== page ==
Late last year, Ofcom released its third annual report on BBC performance.  Once again, the decline in younger audiences for BBC services was highlighted.  According to the report, time spent with the BBC by 16-34 year-olds now stands at less than an hour a day, down 22% since 2017.  The largest drop of all is among those aged 16 to 19.

Ofcom’s report claimed that young adult users find the iPlayer confusingly general – the core public service concept of ‘content for everyone’ - whereas the streamers, with their more rapacious data harvesting and algorithms, deliver ‘content for me’.  The BBC can’t compete on these terms, because as a public service institution, it cannot track user behaviours and preferences as closely as its competitors.  AI and algorithms  that provide the tailored experience of a Netflix homepage aren’t available at the same level of granular data detail to the BBC.

In a recent blogpost, I contended that the BBC has another way to create stronger links between individuals and BBC content.  And it’s through that other great area of debate – the licence fee.  Many resent paying the fee.  Some have bought into the false narrative that the BBC wastes public money on high salaries and overheads.  But most feel, with more evidence, that the BBC doesn’t reflect their lives and interests (another theme in the Ofcom report, largely expressed by users from lower income households or regions further from the south east).   It doesn’t feel like the BBC is for them.

This has to change.  After all, the BBC belongs to the public.  We should have a say in what the BBC produces.  For the ‘Lean In’ Generation – the activist, game-ified, digital natives in their late teens and twenties – this would come as naturally as liking a post.  Rather than presenting us all with a binary choice – pay or don’t pay, watch or don’t watch - we need to let licence fee payers choose how to spend their licence fee as members of the BBC community.  We need to be commissioners of our own content.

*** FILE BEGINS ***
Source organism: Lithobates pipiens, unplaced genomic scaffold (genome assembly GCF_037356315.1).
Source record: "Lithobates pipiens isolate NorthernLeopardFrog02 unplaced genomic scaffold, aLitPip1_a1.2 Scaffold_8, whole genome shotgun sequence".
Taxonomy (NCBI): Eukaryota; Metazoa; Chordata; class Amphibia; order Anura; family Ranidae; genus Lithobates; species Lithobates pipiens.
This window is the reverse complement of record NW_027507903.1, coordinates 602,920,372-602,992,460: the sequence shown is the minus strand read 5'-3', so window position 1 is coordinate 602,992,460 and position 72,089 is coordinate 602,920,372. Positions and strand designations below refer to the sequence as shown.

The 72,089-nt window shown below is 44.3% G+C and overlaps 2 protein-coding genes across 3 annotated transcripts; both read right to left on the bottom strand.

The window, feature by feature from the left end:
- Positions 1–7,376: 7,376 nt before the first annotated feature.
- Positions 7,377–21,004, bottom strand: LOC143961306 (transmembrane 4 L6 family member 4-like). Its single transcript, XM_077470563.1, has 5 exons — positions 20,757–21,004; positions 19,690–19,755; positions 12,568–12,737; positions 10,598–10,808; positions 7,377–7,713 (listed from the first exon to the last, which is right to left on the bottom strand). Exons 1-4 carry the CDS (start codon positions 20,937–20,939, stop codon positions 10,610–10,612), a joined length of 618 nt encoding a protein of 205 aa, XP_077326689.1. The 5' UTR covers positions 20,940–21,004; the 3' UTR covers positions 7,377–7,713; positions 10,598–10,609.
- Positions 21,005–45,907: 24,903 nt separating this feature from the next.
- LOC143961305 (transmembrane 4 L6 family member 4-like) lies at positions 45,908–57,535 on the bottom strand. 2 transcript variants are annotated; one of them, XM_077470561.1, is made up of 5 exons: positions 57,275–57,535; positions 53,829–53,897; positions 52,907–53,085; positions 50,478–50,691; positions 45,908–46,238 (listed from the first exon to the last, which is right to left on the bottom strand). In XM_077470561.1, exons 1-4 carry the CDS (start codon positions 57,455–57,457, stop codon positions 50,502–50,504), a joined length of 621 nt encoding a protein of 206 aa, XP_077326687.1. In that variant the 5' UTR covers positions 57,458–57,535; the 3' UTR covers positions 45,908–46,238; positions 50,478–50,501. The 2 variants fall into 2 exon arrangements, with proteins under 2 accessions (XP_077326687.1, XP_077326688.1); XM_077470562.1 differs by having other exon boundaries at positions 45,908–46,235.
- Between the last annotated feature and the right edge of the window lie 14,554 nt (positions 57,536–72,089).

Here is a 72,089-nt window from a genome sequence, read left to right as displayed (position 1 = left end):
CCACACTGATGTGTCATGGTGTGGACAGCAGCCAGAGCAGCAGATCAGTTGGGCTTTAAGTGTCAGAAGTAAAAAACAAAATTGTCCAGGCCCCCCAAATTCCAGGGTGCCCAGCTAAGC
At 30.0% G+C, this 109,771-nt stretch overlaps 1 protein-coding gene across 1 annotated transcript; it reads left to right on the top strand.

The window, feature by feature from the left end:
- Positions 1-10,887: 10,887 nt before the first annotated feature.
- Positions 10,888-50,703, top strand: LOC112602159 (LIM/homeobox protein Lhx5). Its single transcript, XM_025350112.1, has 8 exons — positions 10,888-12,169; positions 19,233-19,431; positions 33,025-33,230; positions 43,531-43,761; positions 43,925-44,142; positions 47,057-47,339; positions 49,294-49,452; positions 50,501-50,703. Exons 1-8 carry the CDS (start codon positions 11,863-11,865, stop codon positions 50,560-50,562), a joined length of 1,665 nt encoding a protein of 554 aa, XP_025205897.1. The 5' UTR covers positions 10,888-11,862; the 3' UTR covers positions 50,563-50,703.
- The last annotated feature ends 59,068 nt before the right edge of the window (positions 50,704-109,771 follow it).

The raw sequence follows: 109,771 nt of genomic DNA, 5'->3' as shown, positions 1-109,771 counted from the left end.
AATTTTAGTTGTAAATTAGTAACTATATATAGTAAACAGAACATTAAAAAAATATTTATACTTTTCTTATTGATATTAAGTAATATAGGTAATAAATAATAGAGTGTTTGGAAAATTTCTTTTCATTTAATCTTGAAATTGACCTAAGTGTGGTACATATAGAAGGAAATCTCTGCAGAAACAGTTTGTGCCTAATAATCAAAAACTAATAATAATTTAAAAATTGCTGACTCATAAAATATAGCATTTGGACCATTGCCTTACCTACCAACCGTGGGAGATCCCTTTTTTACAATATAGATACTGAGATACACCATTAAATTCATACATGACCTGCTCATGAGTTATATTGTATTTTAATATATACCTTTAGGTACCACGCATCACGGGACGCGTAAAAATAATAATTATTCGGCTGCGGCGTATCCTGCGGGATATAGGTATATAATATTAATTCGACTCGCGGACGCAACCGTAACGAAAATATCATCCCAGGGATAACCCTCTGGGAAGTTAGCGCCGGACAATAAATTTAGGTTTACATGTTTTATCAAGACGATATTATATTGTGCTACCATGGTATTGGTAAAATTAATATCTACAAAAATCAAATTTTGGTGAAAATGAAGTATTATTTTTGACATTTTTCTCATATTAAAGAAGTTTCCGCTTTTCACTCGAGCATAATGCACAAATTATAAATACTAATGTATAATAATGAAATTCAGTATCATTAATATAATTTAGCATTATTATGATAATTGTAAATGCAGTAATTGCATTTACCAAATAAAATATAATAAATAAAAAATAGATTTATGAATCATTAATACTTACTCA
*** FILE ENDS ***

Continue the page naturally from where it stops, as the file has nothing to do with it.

Imagine a cross between the iPlayer and Kickstarter.  Commissioners place their development slates on the site, with target ‘pledge points’ from licence fee payers required to green light any content.  Licence fee payers get 157.5 pledge points (equivalent to the £ amount of their fee) to pledge as they choose.  You could spread your points across twenty ideas, or place it all on one.  You could commit your funding to a specific genre you love  – say, natural history series or comedy specials or politics podcasts.  Suddenly, you are a stakeholder – your choices are reflected in the content getting made.  The BBC can keep you up to date on your personal selections, with updates from production and access to early trailers.  The content makers can engage with you and other pledges – a built in audience test group for their ideas. You can share the updates with your friends, making you an advocate for the content and helping bring more of your peers back to the BBC.

This system could also become a submissions platform, opening up the BBC to a new range of diverse voices and ideas.

Of course, engagement with such a system would be optional.  Many won’t have the appetite for gamification of their licence fee payment, and that’s fine.  Plus the areas of greater public need, such as Children’s, News and Learning, will need to be ring-fenced.  And commissioners, people with immense curatorial expertise, still need to influence content choices, so a formula for input from the pledges and the commissioners would need to be developed.  But this kind of approach could not only re-energise younger audiences around BBC content, but it could also create far greater transparency and understanding of how your licence fee gets spent, and how much of it goes directly to content that you value.